Father versus mother’s education
Parental education is key determinant that influence children’s schooling decision (De Haan, 2011; Pufall et al., 2016). Educated parents put more emphasis on the education of their children as compared to those parents with low or no education at all (Hill and Duncan, 1987). Educated parents prefer to send their children to full-time school or join schools while working part-time as opposed to those uneducated parents who will let their children to work full-time. (Ravallion and Wodon, 2000). Literature suggests that, that paternal education is more influential than maternal education (Ermisch and Pronzato, 2010; Marks, 2008). We separately include the variable of fathers education and mother education to test for the hypothesis if maternal education has greater effect than paternal on our outcome variable. The result in the Appendix A Table A.4 and A.5 show that the marginal effects on propensity to school enrolment both fathers and mothers education seems to be of similar magnitude. The Fairlie decomposition result in the Appendix A Table A.6 show that mother education contribute higher for ethnic Pahstuns. For the rest of the groups the difference almost remain the same.
Discussion and conclusion
In this chapter, we investigate the differences in school enrolment across ethnic groups in Pakistan and what primary factors account for these differences. The result suggests that there are substantial ethnic disparities in school enrolment in Pakistan. The first part of our result shows that ethnic Pashtuns, Balochs, Sindhis, and Siraykis have much lower enrolment rate, while Mohajirs and Punjabis have comparatively higher enrolment rates.
In the second part, we explored the reasons for these ethnic disparities in enrolment between ethnic majority Punjabis and other ethnic minority groups. The results show that the impact of explanatory variables on child school enrolment varies depending on the ethnic groups. The set of variables included that has the largest coefficients of marginal effects were gender, parental education, and socioeconomic status. However, region and parental education played a considerable role compared to other factors. The results suggest that ethnicity influences school enrolment for children implying that there are historical, cultural and other factors that block these children from their right to have education.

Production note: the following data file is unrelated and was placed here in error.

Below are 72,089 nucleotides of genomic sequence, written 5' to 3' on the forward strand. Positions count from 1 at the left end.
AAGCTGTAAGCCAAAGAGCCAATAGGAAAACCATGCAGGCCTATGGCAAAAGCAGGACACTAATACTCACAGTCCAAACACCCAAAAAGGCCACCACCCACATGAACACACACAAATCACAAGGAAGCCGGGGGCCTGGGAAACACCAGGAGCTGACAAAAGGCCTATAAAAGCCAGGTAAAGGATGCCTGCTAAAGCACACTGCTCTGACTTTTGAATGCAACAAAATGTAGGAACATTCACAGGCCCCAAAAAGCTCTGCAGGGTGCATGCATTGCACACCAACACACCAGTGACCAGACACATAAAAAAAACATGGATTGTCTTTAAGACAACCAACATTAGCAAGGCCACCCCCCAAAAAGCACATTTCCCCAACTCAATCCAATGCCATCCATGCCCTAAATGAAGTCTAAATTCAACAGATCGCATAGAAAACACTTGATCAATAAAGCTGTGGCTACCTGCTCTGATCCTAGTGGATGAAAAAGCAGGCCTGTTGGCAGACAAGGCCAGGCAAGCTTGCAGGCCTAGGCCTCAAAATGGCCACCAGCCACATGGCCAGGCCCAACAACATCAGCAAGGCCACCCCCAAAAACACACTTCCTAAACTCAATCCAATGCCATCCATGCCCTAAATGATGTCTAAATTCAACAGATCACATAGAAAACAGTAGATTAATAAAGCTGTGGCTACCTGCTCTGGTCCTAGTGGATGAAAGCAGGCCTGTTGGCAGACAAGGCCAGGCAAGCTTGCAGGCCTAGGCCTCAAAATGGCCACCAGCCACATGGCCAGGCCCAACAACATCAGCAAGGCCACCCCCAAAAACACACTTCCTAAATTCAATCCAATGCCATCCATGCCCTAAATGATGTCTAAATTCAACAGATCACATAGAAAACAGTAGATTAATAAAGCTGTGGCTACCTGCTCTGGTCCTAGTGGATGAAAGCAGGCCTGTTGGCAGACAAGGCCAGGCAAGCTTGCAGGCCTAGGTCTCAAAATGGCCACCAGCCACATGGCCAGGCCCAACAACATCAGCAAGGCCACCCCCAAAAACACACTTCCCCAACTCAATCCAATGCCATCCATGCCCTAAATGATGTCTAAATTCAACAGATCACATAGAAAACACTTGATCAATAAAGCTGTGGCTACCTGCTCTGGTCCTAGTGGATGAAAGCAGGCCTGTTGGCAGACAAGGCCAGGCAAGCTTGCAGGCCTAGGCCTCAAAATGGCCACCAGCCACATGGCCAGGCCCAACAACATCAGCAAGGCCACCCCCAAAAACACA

The analysis generates more refined policy implications. For example, enhancing household income or reducing poverty would help increasing school attendance, but it will not work for all ethnic groups living in Pakistan. Our analysis of this study identified that place of residence, and household characteristics, along with unobservable characteristics, are responsible for the disparities in school enrolment. In order to have further progress towards universal enrolment, our analysis proposes a number of possibilities. Conditional cash transfer (Ladhani and Sitter, 2020) and offering transportation to pupils could be one solution since education is free and it is the state’s responsibility to provide the students with vouchers (see for example (Moe, 2004)). The government should provide bus service or any other means of transportation to increase enrolment and reduce dropout rates. The numbers of private schools are mostly established in cities and large population hubs; it could be extended to the marginalised ethnic groups with the help of public-private partnership. Ethnic-based policies aimed at encouraging entrance to school could ensure progress towards achieving universal enrolment. Future research should be directed towards gender gaps in educational outcomes in ethnic groups.